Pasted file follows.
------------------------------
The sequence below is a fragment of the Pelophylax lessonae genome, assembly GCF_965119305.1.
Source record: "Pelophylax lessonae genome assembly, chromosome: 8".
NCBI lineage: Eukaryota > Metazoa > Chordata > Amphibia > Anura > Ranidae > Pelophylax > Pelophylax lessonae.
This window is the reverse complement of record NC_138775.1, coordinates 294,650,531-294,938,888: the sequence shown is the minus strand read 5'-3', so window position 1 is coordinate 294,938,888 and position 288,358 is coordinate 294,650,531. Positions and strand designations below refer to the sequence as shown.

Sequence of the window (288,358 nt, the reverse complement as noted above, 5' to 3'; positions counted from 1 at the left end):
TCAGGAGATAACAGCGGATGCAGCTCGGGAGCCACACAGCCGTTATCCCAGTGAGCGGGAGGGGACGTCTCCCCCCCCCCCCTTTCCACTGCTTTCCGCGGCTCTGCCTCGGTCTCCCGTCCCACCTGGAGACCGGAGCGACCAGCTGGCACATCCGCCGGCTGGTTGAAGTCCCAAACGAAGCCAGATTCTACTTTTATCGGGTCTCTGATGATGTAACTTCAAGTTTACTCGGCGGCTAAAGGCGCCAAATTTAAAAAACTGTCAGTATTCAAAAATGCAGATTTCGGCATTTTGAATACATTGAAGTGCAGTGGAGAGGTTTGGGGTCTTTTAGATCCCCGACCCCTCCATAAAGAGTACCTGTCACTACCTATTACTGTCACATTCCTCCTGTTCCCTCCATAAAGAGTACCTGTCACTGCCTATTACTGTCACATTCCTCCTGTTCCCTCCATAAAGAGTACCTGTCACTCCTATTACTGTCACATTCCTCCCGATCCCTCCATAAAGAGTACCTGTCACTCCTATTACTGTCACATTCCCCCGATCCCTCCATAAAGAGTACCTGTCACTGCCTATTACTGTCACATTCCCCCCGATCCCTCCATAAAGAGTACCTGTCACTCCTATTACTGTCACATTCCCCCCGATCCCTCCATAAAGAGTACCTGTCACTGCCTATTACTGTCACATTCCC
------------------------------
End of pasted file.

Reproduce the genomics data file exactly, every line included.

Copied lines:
The sequence below is a fragment of the Pelophylax lessonae genome, assembly GCF_965119305.1.
Source record: "Pelophylax lessonae genome assembly, chromosome: 8".
NCBI lineage: Eukaryota > Metazoa > Chordata > Amphibia > Anura > Ranidae > Pelophylax > Pelophylax lessonae.
This window is the reverse complement of record NC_138775.1, coordinates 294,650,531-294,938,888: the sequence shown is the minus strand read 5'-3', so window position 1 is coordinate 294,938,888 and position 288,358 is coordinate 294,650,531. Positions and strand designations below refer to the sequence as shown.

Sequence of the window (288,358 nt, the reverse complement as noted above, 5' to 3'; positions counted from 1 at the left end):
TCAGGAGATAACAGCGGATGCAGCTCGGGAGCCACACAGCCGTTATCCCAGTGAGCGGGAGGGGACGTCTCCCCCCCCCCCCTTTCCACTGCTTTCCGCGGCTCTGCCTCGGTCTCCCGTCCCACCTGGAGACCGGAGCGACCAGCTGGCACATCCGCCGGCTGGTTGAAGTCCCAAACGAAGCCAGATTCTACTTTTATCGGGTCTCTGATGATGTAACTTCAAGTTTACTCGGCGGCTAAAGGCGCCAAATTTAAAAAACTGTCAGTATTCAAAAATGCAGATTTCGGCATTTTGAATACATTGAAGTGCAGTGGAGAGGTTTGGGGTCTTTTAGATCCCCGACCCCTCCATAAAGAGTACCTGTCACTACCTATTACTGTCACATTCCTCCTGTTCCCTCCATAAAGAGTACCTGTCACTGCCTATTACTGTCACATTCCTCCTGTTCCCTCCATAAAGAGTACCTGTCACTCCTATTACTGTCACATTCCTCCCGATCCCTCCATAAAGAGTACCTGTCACTCCTATTACTGTCACATTCCCCCGATCCCTCCATAAAGAGTACCTGTCACTGCCTATTACTGTCACATTCCCCCCGATCCCTCCATAAAGAGTACCTGTCACTCCTATTACTGTCACATTCCCCCCGATCCCTCCATAAAGAGTACCTGTCACTGCCTATTACTGTCACATTCCC